Man’s responsibility is to make a Eucharistic reality out of nature, i.e. to make nature, too, capable of communion. If man does this, then truth takes up its meaning for the whole cosmos, Christ becomes a cosmic Christ, and the world as a whole dwells in truth, which is none other than communion with its Creator. Truth thereby becomes the life of all that is (119).

Finally, “a Eucharistic concept of truth shows how truth becomes freedom” (120). Whereas freedom as choice often assumes an individualist concept of being, the freedom “given by the Christ-truth to creation is precisely this freedom from division and individualization, creating the possibility of otherness within communion" (121). Those who “gather together in the eucharist realize their freedom under the form of affirmation alone: it is not the ‘yes’ and the ‘no’ together which God offers in Christ, but only the ‘yes,’ which equates to the Eucharistic ‘Amen" (121).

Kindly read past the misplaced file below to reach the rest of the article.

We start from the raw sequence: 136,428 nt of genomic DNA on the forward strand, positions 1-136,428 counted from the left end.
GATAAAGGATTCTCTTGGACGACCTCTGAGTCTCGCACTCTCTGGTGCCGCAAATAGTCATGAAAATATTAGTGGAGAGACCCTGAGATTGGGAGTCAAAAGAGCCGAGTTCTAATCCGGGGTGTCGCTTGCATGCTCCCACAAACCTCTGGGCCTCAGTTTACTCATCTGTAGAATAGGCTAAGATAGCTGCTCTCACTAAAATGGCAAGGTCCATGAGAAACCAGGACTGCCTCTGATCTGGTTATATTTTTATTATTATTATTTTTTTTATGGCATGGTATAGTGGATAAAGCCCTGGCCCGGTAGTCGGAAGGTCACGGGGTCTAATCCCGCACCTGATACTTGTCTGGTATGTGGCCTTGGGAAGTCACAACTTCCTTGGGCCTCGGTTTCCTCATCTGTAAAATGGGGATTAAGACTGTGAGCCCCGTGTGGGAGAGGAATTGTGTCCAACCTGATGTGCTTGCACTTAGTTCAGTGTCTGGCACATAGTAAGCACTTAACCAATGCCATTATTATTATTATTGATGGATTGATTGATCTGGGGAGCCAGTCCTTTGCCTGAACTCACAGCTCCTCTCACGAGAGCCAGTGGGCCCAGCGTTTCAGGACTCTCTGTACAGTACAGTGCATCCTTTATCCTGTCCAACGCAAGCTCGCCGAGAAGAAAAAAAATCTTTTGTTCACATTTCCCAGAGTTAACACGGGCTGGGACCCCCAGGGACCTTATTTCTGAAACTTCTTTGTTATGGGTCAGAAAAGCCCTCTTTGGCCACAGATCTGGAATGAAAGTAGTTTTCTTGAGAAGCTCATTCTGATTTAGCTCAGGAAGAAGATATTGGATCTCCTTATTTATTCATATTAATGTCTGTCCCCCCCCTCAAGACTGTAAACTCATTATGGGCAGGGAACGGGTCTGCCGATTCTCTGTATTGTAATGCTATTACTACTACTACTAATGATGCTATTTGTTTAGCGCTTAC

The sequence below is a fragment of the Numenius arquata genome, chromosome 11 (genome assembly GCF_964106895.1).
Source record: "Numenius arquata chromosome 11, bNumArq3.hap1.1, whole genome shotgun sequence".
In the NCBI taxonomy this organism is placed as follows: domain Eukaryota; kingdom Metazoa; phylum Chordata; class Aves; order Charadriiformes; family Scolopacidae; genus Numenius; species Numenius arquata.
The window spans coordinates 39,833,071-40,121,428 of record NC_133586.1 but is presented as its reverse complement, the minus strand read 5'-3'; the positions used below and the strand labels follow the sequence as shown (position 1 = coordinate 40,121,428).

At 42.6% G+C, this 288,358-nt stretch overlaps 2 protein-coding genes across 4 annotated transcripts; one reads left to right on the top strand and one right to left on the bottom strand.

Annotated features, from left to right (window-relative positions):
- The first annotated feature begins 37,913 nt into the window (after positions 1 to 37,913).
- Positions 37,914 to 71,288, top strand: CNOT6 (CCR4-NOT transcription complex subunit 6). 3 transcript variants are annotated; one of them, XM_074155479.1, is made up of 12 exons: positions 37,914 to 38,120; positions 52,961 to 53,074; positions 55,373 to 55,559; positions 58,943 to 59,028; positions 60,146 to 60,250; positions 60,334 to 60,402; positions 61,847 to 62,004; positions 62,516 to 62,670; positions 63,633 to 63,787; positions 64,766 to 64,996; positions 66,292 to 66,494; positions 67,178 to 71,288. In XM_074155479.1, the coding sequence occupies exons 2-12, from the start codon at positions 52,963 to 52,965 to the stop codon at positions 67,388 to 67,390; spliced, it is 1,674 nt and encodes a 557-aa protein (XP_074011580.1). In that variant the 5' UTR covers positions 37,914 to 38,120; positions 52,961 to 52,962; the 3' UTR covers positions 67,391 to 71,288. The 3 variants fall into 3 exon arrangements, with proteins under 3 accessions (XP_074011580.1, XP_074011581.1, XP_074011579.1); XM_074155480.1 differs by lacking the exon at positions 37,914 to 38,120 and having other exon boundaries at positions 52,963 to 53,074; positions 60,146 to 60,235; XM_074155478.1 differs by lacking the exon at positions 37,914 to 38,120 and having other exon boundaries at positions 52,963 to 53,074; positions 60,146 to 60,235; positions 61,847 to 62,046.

Because this notion of freedom is so otherworldly, Zizioulas admits that it may seem impractical and unrealistic. However, he reprimands Protestants for this reaction:

You do not do justice to truth’s ontological content by implying that our fallen state of existence is all there is. The individualization of existence by the fall makes us seek out security in objects or various ‘things,’ but the truth of communion does not offer this kind of security: rather, it frees us from slavery to objective ‘things’ by placing things and ourselves within a communion-event (122).

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Monday, October 08, 2007

Why the Eucharist Does Not Make the Church Part 1: Henri de Lubac

The following is my final paper that I wrote for George Hunsinger's class on the theology of the Lord's Supper last spring: